An Applied E-Mentoring Model for Academic Development, Reflection, and Growth

Christopher Tisdell, Giriraj Shekhawat

Research output: Contribution to journalArticlepeer-review

Abstract

Effective mentoring brings positive outcomes for mentees, mentors and their organizations. Modern mentoring is developing through employment of technology and thus it is important to better understand these new opportunities and their limitations. Termed as "e-mentoring", the field remains under-researched and sub-optimally theorized. In this work we introduce and critically examine an innovative model for mentor-mentee engagement. Termed "DARP", our model is designed to foster a cycle of reflection for academic development and growth. DARP stands for: Discuss; Archive; Reflect; Prepare. We ground our model in Kolb's experiential learning cycle and link our theory to practice through discussion of an e-mentoring case study. A key element of our e-mentoring focus is the inclusion of archivable online video-conferencing. We discuss processes and outcomes associated with our e-mentoring journey by drawing on multiple experiences, including: a fellowship application scheme for professional development; a faculty teaching award application; a promotion application; and a tenured academic position.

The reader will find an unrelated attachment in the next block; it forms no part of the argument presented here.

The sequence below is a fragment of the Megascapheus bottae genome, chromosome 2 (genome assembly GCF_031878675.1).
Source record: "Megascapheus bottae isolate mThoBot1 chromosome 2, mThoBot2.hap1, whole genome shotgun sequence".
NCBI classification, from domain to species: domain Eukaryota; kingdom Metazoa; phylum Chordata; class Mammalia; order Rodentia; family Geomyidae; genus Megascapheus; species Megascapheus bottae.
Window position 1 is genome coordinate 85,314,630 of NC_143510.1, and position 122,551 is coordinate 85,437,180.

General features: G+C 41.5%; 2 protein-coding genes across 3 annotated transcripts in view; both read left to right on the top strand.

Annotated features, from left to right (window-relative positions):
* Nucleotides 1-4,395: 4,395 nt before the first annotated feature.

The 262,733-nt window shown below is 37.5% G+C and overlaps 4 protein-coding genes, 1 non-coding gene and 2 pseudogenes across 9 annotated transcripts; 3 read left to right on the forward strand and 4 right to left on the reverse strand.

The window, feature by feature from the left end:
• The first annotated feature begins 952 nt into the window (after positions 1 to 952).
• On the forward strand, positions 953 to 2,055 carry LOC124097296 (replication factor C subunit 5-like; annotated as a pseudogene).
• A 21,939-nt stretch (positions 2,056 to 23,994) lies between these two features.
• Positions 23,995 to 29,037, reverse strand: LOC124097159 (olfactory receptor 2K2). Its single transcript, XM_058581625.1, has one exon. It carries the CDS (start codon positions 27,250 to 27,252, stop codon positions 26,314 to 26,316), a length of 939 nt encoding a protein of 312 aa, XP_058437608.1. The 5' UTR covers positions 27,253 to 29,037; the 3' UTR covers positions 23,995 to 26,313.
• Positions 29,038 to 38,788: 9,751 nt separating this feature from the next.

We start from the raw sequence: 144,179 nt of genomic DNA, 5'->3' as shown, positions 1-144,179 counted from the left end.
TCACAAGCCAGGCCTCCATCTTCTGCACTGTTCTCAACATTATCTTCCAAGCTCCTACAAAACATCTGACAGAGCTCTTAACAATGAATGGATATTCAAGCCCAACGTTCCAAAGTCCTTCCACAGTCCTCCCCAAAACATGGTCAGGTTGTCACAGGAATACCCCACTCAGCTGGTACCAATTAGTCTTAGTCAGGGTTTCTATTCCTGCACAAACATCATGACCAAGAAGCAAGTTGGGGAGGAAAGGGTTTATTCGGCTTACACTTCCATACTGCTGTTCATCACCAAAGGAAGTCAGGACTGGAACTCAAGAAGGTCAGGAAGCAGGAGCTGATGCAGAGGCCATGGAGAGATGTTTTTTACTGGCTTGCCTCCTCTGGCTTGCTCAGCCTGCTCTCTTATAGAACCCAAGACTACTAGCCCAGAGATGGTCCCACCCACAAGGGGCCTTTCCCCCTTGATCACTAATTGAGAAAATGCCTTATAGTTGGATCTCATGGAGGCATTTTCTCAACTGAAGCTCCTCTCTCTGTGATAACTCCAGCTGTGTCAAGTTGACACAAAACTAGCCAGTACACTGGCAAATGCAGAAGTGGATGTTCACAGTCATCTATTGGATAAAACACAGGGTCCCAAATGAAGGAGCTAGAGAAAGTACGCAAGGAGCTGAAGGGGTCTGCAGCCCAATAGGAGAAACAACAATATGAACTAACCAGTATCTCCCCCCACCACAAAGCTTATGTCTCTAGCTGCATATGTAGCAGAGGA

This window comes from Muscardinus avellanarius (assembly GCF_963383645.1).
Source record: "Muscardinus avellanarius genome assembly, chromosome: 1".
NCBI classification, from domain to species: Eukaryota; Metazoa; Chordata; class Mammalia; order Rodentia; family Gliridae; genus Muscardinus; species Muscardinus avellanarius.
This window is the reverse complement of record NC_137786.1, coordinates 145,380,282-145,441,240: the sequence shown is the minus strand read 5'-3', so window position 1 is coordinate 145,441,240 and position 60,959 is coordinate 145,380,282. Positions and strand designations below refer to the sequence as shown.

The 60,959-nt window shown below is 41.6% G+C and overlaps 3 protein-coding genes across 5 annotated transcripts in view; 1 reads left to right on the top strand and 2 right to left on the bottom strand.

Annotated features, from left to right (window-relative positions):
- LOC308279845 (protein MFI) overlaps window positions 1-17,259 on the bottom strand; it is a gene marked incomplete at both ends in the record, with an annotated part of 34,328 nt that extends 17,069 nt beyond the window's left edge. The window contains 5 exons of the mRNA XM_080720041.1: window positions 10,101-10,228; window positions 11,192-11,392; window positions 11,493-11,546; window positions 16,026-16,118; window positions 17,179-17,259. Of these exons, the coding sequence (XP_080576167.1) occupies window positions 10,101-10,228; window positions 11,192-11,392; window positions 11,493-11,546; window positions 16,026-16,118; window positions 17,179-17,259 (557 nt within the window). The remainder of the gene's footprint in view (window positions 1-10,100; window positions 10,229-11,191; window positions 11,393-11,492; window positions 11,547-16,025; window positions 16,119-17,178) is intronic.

Original languageEnglish
Article number6
Number of pages7
JournalInternational Journal for the Scholarship of Teaching and Learning
Volume13
Issue number2
DOIs
Publication statusPublished - 2019
Externally publishedYes

Bibliographical note

This work is licensed under a Creative Commons Attribution-Noncommercial-No Derivative Works 4.0 License.

Keywords

  • e-mentoring
  • Reflection
  • Archivable Video-conferencing
  • Technology

Fingerprint Dive into the research topics of 'An Applied E-Mentoring Model for Academic Development, Reflection, and Growth'. Together they form a unique fingerprint.

Cite this